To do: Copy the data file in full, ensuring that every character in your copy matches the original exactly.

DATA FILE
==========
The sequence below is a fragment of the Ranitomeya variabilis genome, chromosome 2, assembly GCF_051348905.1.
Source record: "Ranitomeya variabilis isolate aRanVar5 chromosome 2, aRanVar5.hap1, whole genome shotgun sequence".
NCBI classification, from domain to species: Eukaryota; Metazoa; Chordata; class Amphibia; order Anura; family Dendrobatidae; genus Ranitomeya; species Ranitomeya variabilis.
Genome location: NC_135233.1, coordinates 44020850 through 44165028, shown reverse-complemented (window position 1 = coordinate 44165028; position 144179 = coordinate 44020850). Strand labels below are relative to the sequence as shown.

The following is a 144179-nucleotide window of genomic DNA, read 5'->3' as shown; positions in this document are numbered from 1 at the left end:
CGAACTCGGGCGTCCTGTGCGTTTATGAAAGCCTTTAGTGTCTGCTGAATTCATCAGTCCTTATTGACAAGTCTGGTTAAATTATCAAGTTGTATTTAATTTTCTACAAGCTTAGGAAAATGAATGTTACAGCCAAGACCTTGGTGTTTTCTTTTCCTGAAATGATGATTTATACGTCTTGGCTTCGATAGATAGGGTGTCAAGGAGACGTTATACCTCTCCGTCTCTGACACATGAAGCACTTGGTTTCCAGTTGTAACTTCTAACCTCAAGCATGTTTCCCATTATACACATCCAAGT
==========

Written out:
The sequence below is a fragment of the Ranitomeya variabilis genome, chromosome 2, assembly GCF_051348905.1.
Source record: "Ranitomeya variabilis isolate aRanVar5 chromosome 2, aRanVar5.hap1, whole genome shotgun sequence".
NCBI classification, from domain to species: Eukaryota; Metazoa; Chordata; class Amphibia; order Anura; family Dendrobatidae; genus Ranitomeya; species Ranitomeya variabilis.
Genome location: NC_135233.1, coordinates 44020850 through 44165028, shown reverse-complemented (window position 1 = coordinate 44165028; position 144179 = coordinate 44020850). Strand labels below are relative to the sequence as shown.

The following is a 144179-nucleotide window of genomic DNA, read 5'->3' as shown; positions in this document are numbered from 1 at the left end:
CGAACTCGGGCGTCCTGTGCGTTTATGAAAGCCTTTAGTGTCTGCTGAATTCATCAGTCCTTATTGACAAGTCTGGTTAAATTATCAAGTTGTATTTAATTTTCTACAAGCTTAGGAAAATGAATGTTACAGCCAAGACCTTGGTGTTTTCTTTTCCTGAAATGATGATTTATACGTCTTGGCTTCGATAGATAGGGTGTCAAGGAGACGTTATACCTCTCCGTCTCTGACACATGAAGCACTTGGTTTCCAGTTGTAACTTCTAACCTCAAGCATGTTTCCCATTATACACATCCAAGT